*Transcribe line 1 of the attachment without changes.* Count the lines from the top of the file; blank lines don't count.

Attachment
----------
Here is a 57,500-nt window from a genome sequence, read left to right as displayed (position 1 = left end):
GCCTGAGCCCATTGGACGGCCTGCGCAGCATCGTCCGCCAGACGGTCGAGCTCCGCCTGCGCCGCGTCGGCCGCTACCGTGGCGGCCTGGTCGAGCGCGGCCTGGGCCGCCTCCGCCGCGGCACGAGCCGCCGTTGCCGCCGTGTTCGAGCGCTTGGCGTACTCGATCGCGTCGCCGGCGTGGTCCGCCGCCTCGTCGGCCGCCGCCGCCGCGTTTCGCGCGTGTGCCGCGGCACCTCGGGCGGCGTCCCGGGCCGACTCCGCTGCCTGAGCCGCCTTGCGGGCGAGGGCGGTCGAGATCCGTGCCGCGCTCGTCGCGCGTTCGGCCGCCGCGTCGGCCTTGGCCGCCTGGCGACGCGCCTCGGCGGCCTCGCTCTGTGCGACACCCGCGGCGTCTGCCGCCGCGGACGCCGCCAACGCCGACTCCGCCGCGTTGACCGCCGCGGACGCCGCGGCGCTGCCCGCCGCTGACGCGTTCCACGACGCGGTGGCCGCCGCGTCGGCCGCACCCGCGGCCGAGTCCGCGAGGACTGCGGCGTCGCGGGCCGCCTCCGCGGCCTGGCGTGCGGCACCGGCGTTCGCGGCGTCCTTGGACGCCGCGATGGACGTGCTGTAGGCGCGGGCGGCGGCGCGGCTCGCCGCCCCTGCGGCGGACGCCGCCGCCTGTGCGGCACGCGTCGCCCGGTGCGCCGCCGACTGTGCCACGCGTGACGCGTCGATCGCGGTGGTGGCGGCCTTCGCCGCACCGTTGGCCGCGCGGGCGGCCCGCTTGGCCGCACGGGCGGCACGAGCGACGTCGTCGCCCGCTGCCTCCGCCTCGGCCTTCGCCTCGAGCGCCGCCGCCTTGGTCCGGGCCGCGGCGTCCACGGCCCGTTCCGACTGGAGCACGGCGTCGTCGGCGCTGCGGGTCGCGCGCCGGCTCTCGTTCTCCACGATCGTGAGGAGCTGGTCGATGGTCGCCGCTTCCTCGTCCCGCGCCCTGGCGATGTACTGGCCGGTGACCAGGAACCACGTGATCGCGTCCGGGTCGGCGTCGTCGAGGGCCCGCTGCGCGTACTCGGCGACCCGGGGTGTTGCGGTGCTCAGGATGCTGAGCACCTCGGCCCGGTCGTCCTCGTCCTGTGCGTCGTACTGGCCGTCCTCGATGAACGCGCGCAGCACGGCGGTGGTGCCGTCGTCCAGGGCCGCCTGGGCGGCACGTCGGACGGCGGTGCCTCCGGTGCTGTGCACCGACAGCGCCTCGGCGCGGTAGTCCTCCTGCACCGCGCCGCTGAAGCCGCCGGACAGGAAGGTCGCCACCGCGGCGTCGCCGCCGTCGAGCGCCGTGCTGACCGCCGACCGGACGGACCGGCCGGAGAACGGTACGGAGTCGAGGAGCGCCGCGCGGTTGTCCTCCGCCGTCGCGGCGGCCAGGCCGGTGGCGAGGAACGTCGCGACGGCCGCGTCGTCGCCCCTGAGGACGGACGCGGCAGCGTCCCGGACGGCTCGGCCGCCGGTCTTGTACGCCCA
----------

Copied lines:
Here is a 57,500-nt window from a genome sequence, read left to right as displayed (position 1 = left end):